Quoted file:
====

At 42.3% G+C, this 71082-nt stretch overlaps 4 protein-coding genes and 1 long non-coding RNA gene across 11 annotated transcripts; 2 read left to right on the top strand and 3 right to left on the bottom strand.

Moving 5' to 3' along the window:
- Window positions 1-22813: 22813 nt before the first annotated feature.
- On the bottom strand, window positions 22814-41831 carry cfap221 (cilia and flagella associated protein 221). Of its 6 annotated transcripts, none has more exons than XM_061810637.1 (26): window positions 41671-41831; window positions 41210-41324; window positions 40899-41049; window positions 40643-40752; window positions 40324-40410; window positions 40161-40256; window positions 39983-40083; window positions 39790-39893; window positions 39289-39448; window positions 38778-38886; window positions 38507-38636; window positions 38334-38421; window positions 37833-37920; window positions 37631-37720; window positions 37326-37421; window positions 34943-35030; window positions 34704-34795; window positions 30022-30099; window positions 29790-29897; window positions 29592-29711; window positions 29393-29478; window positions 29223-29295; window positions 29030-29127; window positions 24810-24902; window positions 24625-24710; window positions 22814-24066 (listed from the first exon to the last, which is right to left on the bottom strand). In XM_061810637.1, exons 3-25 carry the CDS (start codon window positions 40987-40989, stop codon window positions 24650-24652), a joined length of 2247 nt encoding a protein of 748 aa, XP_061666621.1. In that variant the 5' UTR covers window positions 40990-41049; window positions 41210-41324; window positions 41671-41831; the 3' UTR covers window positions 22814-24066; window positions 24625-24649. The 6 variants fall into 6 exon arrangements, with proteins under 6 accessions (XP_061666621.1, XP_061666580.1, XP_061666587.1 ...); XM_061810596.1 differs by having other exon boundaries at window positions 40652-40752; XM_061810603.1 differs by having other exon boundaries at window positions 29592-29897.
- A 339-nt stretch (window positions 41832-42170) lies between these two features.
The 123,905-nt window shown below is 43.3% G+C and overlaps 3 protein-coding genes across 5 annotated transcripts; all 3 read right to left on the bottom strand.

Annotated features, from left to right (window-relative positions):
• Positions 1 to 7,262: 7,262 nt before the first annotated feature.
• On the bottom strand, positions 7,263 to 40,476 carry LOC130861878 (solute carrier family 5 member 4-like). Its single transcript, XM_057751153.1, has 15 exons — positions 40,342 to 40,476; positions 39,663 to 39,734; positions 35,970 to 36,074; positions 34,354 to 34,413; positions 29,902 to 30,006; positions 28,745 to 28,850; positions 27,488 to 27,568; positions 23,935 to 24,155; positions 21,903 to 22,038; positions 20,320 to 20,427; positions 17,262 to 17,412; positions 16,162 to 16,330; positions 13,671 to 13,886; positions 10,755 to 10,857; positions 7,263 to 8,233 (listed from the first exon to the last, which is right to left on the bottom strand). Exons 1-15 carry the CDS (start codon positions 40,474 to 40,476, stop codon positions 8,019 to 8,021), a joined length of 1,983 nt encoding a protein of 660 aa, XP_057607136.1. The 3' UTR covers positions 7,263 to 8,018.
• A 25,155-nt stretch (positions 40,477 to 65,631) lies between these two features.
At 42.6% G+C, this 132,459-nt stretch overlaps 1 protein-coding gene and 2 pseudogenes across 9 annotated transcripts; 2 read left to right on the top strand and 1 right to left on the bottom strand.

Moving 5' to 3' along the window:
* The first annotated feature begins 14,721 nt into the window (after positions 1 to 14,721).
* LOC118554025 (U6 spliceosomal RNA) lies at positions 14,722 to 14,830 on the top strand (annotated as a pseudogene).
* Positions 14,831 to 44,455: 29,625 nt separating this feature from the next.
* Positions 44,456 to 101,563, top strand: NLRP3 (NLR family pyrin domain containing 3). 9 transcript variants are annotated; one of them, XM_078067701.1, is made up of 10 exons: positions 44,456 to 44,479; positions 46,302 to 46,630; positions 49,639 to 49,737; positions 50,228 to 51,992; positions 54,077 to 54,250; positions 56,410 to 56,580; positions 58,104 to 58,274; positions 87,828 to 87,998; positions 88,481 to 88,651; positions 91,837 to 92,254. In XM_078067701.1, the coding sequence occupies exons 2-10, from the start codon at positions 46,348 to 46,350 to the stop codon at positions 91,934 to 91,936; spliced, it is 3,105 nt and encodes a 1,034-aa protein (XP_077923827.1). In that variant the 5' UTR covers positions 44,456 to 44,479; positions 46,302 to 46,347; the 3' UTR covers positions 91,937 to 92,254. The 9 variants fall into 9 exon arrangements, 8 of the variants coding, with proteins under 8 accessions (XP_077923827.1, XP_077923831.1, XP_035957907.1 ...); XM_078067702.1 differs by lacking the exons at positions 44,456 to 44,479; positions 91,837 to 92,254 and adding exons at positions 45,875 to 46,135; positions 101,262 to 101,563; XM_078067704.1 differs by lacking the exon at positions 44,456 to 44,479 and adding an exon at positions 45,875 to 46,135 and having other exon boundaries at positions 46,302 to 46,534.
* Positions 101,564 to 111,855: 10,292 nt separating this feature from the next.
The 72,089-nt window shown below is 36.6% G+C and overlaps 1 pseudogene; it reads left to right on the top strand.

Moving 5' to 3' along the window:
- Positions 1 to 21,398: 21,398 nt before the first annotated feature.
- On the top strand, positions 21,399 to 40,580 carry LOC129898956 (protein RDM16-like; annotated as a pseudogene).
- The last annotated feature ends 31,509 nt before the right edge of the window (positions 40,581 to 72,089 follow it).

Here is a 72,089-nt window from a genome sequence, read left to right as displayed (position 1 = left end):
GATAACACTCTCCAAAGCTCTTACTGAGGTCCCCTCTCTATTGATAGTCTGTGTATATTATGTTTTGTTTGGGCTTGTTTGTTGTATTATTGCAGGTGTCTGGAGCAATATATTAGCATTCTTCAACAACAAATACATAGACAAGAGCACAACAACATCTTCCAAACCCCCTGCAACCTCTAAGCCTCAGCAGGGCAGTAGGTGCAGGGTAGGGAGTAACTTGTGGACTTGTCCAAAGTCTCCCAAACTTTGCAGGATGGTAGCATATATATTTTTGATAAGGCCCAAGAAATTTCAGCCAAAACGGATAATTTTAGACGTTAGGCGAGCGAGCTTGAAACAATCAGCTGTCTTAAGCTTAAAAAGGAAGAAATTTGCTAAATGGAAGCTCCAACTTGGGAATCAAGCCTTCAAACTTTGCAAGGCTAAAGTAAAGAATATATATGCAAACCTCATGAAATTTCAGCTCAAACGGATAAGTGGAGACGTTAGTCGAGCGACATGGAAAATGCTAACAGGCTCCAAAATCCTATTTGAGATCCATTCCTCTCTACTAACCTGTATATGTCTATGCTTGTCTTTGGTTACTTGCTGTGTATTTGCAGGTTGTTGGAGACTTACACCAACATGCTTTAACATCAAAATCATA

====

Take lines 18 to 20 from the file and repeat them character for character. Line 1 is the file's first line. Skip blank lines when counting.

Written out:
The 72,089-nt window shown below is 36.6% G+C and overlaps 1 pseudogene; it reads left to right on the top strand.

Moving 5' to 3' along the window:
- Positions 1 to 21,398: 21,398 nt before the first annotated feature.